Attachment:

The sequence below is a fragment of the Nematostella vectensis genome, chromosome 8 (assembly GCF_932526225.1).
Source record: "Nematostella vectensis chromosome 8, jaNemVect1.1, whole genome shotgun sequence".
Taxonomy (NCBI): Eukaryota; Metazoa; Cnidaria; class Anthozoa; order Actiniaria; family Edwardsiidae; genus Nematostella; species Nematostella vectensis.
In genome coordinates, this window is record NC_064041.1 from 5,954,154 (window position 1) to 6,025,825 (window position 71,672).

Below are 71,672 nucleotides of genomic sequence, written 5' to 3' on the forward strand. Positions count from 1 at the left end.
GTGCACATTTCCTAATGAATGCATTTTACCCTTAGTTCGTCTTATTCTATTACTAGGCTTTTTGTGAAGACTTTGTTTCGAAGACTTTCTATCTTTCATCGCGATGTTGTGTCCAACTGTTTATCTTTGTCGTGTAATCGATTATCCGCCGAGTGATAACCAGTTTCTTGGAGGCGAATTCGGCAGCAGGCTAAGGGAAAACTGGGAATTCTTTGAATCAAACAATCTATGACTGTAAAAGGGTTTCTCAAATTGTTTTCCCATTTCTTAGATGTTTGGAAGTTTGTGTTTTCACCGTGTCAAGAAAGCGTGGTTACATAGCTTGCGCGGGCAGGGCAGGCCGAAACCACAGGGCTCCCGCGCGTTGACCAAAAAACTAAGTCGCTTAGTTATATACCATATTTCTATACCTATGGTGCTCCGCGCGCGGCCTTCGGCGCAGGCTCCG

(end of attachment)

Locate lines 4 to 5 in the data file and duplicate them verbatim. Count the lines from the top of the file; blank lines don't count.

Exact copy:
In genome coordinates, this window is record NC_064041.1 from 5,954,154 (window position 1) to 6,025,825 (window position 71,672).

Below are 71,672 nucleotides of genomic sequence, written 5' to 3' on the forward strand. Positions count from 1 at the left end.